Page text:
Below, you will find a part of an analysis of the poem Night Sweat by Robert Lowell. Lowell explores the themes of mortality, illness, and the fragility of life through vivid and haunting imagery. The poem describes the experience of being awoken in the middle of the night by a feverish nightmare and the sense of disorientation and vulnerability that follows.

Throughout the poem, Lowell’s use of language is both raw and deeply introspective, inviting the reader to explore their own fears and anxieties about mortality and the unknown. The poem is a powerful meditation on the human experience and the ways in which we grapple with the fragility and transience of our existence.


Night Sweats: Night sweats are a medical condition, where the body sweats so much that the person’s clothes and bedding become soaked. Typically the condition is caused by anxiety and worry.
Wilted: Faded, softened and withered, as in old petals or steamed leaves.
Embalms: The purpose of embalming is to prevent decomposition; in ancient times, it consisted primarily of wrapping the body with bandages and spices. The speaker most likely employs this word to describe how his nocturnal sweat (and his drenched sheets and clothes) surround him, while these morbid overtones enhance his later references to death.
Bias: In this instance, the term ‘bias’ refers merely to a physical angle or slope. The speaker compares the experience of presence to a surface that draws him down and saps his strength.
Urn: An urn is a big vase-like container often used to hold cremated remains. In the poem, the persona uses “this urn” as a metaphor for his body, in which “the animal night sweats of the soul burn,” its particular deathly implications underline the speaker’s “desire to die” in the preceding lines.
Leaded: The adjective ‘leaded’ denotes an object that has been made heavy, as if it is made out of the metal lead.
Dapple: The speaker explains how the early light (“the day”) produces a dappled patchwork pattern on the bed.
Seamy: Contemptible, disreputable, or morally tainted. The spider’s sack: The spider’s sack is the webbed pouch where female spiders lay their eggs. This statement is a metaphor for the speaker’s uneasiness; when his wife “rips the black web from the spider’s sack,” this implies that she may alleviate some of his concerns.
Absolve: To absolve someone is to release them from guilt. In this passage, the speaker asks his wife for forgiveness for overloading her with the consequences of his creative worry.

Example A/L7 Grade GCSE / IGCSE Essay: Ozymandias + Power


I’m thinking about all the clutter in my house: work-table, litter, books and standing lamp, basic things, my stalled equipment, the old broom – but right now I’m living in a tidied room, for ten nights now I’ve felt the damp creeping up on me, I’ve felt it float over my pajamas, and turn their colour to a wilted white… Sweet salt embalms me and my head is wet, everything streams around me and tells me that this is right; my life’s fever is soaking in night sweats— one life, one writing! But the downward glide and bias of existing wring us dry— the child who I used to be is constantly inside me, even though he died a long time ago – his wish to die always remains inside me too— one universe, one body… in this urn burn the animal night sweats of the spirit. Behind me! You! Again I feel the light lighten my leaded eyelids, while the gray skilled horses whinny for the soot of night. I try to exist in the patchy sunlight of the day, waking up in a heap of wet clothes, seamy, shivering, I see my flesh and bedding washed with light, my child exploding into dynamite, my wife… your lightness alters everything. It tears the black web from the spider’s sack as your heart hops and flutters like a hare. Poor turtle, tortoise, if I can’t clear the surface of these troubled waters here, absolve me, help me, Dear Heart (my dear wife), as you bear this world’s dead weight and cycle on your back.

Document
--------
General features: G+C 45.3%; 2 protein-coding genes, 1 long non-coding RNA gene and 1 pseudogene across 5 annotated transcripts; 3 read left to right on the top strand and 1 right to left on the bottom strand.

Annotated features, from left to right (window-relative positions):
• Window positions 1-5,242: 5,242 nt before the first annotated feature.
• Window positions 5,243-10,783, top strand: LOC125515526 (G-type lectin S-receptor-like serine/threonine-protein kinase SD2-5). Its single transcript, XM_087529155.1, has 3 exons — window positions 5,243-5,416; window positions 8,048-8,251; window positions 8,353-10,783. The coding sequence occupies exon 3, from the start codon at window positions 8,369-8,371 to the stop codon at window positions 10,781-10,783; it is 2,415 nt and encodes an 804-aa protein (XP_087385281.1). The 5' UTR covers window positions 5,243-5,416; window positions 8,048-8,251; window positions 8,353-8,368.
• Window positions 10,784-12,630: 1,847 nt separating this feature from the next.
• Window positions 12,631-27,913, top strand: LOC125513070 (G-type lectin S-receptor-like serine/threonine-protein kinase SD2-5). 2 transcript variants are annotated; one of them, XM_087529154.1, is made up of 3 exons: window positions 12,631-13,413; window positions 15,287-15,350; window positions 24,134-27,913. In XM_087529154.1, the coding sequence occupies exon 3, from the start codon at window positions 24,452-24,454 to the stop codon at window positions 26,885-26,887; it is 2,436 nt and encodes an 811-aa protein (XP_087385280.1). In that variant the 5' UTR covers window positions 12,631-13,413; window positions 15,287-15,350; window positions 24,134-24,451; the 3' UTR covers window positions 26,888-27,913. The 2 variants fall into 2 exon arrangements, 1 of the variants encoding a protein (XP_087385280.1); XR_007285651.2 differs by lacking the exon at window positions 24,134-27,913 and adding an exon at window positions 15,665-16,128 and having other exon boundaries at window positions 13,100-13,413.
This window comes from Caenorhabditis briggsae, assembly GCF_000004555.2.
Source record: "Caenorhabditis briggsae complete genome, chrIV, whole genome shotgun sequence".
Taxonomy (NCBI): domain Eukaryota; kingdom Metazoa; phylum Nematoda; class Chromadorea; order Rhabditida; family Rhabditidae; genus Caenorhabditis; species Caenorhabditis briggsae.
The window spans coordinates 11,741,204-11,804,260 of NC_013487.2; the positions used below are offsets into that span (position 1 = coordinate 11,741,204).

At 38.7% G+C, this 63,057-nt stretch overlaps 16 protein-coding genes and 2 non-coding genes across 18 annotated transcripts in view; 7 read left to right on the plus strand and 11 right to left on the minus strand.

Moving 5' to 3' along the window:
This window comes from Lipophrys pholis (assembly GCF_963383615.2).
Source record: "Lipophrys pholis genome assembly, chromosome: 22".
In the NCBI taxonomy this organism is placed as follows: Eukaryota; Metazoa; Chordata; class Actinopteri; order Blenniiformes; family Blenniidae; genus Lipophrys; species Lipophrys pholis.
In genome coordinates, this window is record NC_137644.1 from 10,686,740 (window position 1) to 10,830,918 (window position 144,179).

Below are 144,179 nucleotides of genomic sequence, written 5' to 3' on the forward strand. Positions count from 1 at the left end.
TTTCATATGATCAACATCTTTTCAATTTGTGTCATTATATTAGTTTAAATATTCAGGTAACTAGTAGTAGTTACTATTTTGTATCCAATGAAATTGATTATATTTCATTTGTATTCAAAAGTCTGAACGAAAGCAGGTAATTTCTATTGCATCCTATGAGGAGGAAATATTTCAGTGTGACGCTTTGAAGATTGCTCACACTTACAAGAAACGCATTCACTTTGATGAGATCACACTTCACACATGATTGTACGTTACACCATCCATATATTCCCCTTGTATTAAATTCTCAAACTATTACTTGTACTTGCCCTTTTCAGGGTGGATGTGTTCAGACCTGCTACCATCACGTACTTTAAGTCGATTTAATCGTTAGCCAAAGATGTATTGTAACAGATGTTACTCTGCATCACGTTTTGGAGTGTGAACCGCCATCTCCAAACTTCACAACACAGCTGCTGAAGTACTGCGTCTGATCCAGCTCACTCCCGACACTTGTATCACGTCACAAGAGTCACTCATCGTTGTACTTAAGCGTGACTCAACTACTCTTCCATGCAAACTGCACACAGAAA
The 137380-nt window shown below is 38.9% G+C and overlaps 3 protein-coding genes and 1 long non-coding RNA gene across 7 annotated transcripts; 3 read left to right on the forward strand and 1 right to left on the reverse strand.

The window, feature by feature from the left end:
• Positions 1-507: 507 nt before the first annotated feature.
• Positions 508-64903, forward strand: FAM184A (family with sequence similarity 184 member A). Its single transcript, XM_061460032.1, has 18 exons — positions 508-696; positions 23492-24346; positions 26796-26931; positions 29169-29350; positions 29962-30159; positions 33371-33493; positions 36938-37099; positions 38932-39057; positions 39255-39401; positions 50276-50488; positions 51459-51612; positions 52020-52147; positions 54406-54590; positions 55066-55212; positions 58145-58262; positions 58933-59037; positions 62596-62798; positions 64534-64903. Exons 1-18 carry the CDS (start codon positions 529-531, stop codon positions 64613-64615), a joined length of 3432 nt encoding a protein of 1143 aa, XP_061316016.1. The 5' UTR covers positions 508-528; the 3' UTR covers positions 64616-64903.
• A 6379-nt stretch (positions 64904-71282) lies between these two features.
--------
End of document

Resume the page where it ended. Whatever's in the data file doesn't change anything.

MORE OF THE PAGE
The persona in the poem “Night Sweat” by Robert Lowell is a man. The poem is written in first person, so the speaker is presumably Lowell
himself. The poem is about the speaker’s experience of waking up in night sweats, which were likely a symptom of his manic depression. The
the speaker struggles with the fear and anxiety that come with this disorder, and he describes the experience candidly and matter-of-factly. He does not identify himself as the poem’s persona but simply as “I.” This allows the poem to be open to interpretation, which enables it to make more general comments on the uncomfortable experience of night sweats, which are a physical illness derived from a psychological condition. Ultimately, the speaker’s experience is universal and can be understood by anyone who has experienced the anxiety and fear of mental illness. It is unclear why the speaker has night sweats. The symbolism of the phrase “my stalled equipment” implies that the speaker is experiencing writer’s block, and is unable to write clearly. In the next portion of the poem, however, the persona states that his wife’s presence brightens his thoughts. She has such a vibrant personality which creates a ‘lightness’ over everything; even the mundane items in his room are improved by it. Finally, he asks his beloved wife to rescue him from his agony and fury, as she has before – if he himself ‘cannot clear / the surface of these waters’, then he begs her to ‘help’ and ‘absolve’ him – to both support him but also forgive him for the stress and suffering that he causes her.

Thanks for reading! Find more of our English Literature and Language courses on the links below: 

CAIE IGCSE Poetry 2023-2025 (Songs of Ourselves, Volume 2, Part 4)

CAIE IGCSE Poetry 2023-2025 (Songs of Ourselves, Volume 1, Part 4)